MSR player of the month of February: Robert Lewandowski
This is what Erling Haaland, undoubtedly one of the most talented strikers currently in professional football, said about Robert Lewandowski in February. He went on to say, “When I score a goal, I say to myself, ‘Okay, now I’m one goal closer to him’. But then he just scores another hat-trick like it’s nothing”. Side note: Lewandowski then went on to score a hat-trick in the match against Borussia Dortmund – Haaland scored twice.
By his standards, Lewandowski had a poor start to the month of February. On matchday 20, Rune Jarstein became only the second goalkeeper in the Bundesliga (after Manuel Neuer) to save a penalty from Lewandowski in Bayern’s match against Hertha. The match against Hertha represents an absolute rarity for another reason as well: It was one of only four games in the current Bundesliga campaign in which Lewandowski did not score.
But already the following week, Lewandowski showed one of his greatest strengths: He plays and scores with a breathtaking consistency, which even the odd exception cannot dilute. The mental anchor “Lewandowski not scoring = highly unusual” alone illustrates how consistently he scores goals. Goalless games are no exception for strikers, quite the contrary. Let us take a look at the four Bundesliga attackers who scored most often in the 2020/21 season behind Lewandowski at the time of writing:
Haaland: 19 games, 19 goals, 5 assists, 84 min per goal, 9x goalless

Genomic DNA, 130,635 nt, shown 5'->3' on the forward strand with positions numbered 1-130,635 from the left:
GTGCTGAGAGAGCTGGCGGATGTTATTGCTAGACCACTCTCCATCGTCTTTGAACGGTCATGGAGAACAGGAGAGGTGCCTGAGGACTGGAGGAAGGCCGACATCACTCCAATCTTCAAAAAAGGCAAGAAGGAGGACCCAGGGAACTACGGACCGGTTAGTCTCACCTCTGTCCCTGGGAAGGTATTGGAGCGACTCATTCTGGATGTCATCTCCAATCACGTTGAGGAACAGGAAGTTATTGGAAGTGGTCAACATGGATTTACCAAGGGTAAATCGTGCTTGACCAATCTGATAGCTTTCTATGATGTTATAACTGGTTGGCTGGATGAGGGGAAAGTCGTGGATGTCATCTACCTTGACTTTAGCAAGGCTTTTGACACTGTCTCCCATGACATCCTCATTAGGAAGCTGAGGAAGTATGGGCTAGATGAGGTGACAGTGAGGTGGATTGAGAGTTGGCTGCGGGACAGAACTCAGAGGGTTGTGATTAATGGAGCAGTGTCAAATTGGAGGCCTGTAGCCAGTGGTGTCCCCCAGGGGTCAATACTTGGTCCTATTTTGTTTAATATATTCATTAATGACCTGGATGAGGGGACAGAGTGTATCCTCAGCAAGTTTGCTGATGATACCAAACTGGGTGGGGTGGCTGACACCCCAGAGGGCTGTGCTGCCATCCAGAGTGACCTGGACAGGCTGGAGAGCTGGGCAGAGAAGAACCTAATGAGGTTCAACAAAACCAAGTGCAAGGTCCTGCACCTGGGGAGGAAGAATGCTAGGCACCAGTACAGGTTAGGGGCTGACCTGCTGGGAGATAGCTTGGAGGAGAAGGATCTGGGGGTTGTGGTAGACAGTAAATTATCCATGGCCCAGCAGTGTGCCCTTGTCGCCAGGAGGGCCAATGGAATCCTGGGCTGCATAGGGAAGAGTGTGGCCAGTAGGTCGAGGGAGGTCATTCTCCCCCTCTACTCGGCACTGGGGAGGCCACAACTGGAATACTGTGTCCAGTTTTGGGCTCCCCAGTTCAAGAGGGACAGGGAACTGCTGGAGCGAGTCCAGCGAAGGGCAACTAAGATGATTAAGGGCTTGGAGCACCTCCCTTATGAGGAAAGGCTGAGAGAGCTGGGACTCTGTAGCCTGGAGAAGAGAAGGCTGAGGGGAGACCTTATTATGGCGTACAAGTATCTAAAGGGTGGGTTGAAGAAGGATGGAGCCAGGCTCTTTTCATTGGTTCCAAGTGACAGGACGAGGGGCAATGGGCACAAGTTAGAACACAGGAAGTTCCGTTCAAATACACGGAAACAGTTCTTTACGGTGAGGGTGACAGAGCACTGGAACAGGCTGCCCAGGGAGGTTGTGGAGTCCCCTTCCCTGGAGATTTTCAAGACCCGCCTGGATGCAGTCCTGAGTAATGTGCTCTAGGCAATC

Silva: 22 games, 19 goals, 5 assists, 100 min per goal, 8x goalless
Weghorst: 24 games, 15 goals, 4 assists, 137 min per goal, 11x goalless
Kramaric: 19 games, 14 goals, 4 assists, 115 min per goal, 10x goalless
In comparison, Lewandowski’s stats: 23 games, 31 goals, 6 assists, 63 min per goal, 4x goalless. Please read again.
This statistic makes for extraordinary reading. But What is really extraordinary about it is that the numbers leave many observers almost cold. A sober “so what” is probably going through the heads of many readers right now, since Lewandowski has been scoring more than 20 goals per season for Bayern without exception for years. This is the seventh season in a row in which he has scored more than 20 goals, and the fourth in the last seven in which he has broken the 30-goal threshold.
Having been named player of the month three times between August and October last year, it is time to recognize his outstanding performances once again. His consistently high scoring rate and his absolute reliability in terms of appearances and goals scored have set a very high standard for the evaluation of his performances as mental anchors in our minds.
Mental anchors can cause a systematic distortion of a judgement or decision. In the case of the assessment of Lewandowski’s on pitch performance, this means: the anchor (the consistently high scoring rate per game) is the starting point for a conscious train of thought (which player performed how well in the period in question) and subsequently results in a corresponding decision or judgement. Since Lewandowski’s performances are at such a consistently high level (December: 4 games, 5 goals; January: 6 games, 7 goals; February: 4 games, 4 goals), the bar in the mind is set so high that such exceptional performances are considered the norm. This fact seems absurd, which is why with this article we would like to attempt to readjust the anchor – precisely because Lewandowski’s remarkable performances in the month of February (4 goals in 4 games) feel so normal.